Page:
Phil-one thing that I am not-is gullible.I do know that figures can tell different stories when slanted a particular way.I accept that the Butcher's Bill for the Somme was greater than 3rd Ypres; but it was just another disaster.-this time uncut wire ;barrage closing down as whistles blew all along the line (we are coming to attack you FFS) and the PBI had to walk-Yes Walk across no man's land in broad daylight loaded down with equipment-it is no wonder there were so many killed that day in 1916.Muddle personified.Again Haig did not know when to stop-reeks of incompetence.But gaining Passchendaele Ridge and then quitting beggars belief-the Germans took the whole bloody lot a short while later-it is little wonder that the top brass were seen as idiots and hence we have the sobriquet Lions led by Donkeys-QED!!!

Regards

Jim

---------------
Pro Patria Saepe Pro Rege Semper

George
Centre Hastings, ON, Canada
Posts: 5301
Re: 1917-Passchendaele-"A Sad Drawing Down of the Blinds"
Posted on: 8/5/2017 11:36:18 AM

Quote:


Quote:
/In 1997, Griffith wrote that the bite and hold system kept moving until November, because the BEF had developed a workable system of offensive tactics, against which the Germans ultimately had no answer.


Was this manoeuvre general to all Allied forces or just to the Canadians ????


The Canadians under Currie had learned that bite and hold to secure short range objectives worked and saved lives. The trick was to stay and beat off the German counter attacks and to prepare for the next bite.

But these tactics had been discussed and taught to all British forces.

If I have my British Generals correct in my mind, it seems to me that Haig moved Gough's army to the north and Plumer's army took over the attack on Sept. 20 precisely because Plumer had embraced this strategy.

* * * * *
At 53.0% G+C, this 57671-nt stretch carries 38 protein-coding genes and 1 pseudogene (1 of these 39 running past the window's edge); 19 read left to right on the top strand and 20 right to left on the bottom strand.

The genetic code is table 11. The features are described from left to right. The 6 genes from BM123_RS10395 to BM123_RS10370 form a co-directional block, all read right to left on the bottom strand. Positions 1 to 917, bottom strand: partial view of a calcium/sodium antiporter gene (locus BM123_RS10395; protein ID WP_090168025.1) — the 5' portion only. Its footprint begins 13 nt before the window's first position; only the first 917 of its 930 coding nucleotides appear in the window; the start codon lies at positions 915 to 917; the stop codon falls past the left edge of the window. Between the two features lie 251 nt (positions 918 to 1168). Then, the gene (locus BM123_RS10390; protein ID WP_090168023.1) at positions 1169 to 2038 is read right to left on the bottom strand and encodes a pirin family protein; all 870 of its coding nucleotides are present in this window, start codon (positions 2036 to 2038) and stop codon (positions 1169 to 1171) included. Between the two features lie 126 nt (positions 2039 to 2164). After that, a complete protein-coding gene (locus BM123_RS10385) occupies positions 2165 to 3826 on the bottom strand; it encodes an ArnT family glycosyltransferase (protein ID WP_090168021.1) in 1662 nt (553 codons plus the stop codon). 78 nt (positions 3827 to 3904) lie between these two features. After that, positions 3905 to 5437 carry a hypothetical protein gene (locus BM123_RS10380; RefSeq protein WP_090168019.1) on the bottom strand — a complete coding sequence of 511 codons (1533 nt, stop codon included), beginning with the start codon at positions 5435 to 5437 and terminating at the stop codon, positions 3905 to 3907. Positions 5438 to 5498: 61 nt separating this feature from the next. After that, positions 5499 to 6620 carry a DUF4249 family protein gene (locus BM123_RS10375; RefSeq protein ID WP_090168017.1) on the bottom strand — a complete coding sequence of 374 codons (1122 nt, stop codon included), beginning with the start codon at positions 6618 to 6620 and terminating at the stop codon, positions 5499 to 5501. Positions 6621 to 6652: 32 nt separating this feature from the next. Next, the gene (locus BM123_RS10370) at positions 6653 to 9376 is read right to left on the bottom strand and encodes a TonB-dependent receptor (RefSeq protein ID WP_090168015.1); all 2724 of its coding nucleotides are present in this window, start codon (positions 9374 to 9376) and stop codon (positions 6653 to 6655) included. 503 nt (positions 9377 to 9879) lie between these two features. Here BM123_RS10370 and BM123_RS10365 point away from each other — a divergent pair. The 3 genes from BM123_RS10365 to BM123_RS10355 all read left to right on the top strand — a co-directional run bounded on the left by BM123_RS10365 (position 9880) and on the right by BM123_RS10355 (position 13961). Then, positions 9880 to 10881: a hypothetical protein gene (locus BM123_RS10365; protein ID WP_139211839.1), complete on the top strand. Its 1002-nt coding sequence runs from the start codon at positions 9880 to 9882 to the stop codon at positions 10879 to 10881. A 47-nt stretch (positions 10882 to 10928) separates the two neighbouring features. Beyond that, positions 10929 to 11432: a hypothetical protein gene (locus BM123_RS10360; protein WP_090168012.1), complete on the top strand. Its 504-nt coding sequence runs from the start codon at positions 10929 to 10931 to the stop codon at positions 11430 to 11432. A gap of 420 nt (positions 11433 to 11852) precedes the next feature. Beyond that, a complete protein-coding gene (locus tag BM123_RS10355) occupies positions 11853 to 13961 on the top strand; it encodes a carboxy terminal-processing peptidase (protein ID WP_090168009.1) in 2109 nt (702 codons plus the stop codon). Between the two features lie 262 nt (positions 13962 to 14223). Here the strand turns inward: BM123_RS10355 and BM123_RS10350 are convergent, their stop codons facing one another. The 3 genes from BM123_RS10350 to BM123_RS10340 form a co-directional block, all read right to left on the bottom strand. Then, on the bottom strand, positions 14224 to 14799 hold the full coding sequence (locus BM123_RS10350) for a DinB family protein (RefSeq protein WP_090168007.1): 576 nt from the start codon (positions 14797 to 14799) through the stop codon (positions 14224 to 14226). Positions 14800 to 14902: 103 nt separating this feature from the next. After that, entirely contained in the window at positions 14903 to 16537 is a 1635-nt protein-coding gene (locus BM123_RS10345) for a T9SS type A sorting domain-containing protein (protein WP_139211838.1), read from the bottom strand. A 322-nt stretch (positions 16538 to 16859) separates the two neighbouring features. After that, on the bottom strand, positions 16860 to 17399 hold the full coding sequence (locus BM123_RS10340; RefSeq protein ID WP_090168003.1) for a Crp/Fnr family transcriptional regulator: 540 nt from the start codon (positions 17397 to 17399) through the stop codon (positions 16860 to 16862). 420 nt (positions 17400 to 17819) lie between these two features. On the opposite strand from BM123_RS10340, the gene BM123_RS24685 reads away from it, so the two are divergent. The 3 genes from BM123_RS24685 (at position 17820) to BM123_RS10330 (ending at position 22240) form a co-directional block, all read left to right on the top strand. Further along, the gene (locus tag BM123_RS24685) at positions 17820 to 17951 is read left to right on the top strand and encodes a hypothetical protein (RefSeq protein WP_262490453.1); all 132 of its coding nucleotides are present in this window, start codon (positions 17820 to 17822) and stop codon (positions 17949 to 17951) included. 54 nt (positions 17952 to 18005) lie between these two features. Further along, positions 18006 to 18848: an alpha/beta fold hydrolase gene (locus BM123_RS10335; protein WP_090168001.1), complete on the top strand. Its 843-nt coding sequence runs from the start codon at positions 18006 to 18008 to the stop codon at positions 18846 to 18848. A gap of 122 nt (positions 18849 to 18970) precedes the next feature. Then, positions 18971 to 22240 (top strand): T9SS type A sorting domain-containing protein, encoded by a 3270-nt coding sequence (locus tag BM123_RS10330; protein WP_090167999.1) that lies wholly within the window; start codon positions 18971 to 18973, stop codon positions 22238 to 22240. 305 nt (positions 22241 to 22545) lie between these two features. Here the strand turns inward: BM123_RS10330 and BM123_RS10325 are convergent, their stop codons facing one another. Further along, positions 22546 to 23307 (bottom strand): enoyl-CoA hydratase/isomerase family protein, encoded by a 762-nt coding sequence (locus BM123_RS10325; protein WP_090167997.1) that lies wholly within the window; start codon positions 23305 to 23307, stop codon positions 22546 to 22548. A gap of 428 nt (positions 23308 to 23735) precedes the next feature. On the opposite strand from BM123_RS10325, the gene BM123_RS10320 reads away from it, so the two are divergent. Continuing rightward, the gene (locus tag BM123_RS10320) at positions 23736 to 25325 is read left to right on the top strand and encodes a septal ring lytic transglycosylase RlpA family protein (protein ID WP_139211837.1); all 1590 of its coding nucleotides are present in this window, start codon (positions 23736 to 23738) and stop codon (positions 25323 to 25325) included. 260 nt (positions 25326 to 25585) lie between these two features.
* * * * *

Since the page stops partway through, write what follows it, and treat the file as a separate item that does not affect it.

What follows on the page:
Gough was a proponent of the big push. He knew that artillery was important but he also like to bite off more than he could chew. He sometimes did not allow his troops sufficient time to consolidate before he ordered another push.

Plumer seemed to understand the value of limited objectives, consolidation and bringing the artillery up to bear on the next objective.


I did read an article somewhere that suggested that despite the differences in the two generals, the the stage of the battle in which Gough was the top dog, on July 31, the casualties were fewer than after Plumer took over.

Arthur Currie of the Canadian Corps seemed to have a good understanding of the need for clear and limited objectives right down to the platoon level. He insisted on overwhelming artillery support and managed to get Haig to agree to beefing up artillery when the Canadians were going in.

So the Canadians happened to be very good at a strategy that all British forces had embraced.


Cheers,

George

Phil andrade
London, UK
Posts: 2476
Re: 1917-Passchendaele-"A Sad Drawing Down of the Blinds"
Posted on: 8/5/2017 11:50:41 AM
George,

You cite an article that suggests that the casualties sustained on 31 July were no worse than those suffered in the bite and hold phase between 20 September and earl October.

This is correct, as far as I can make out.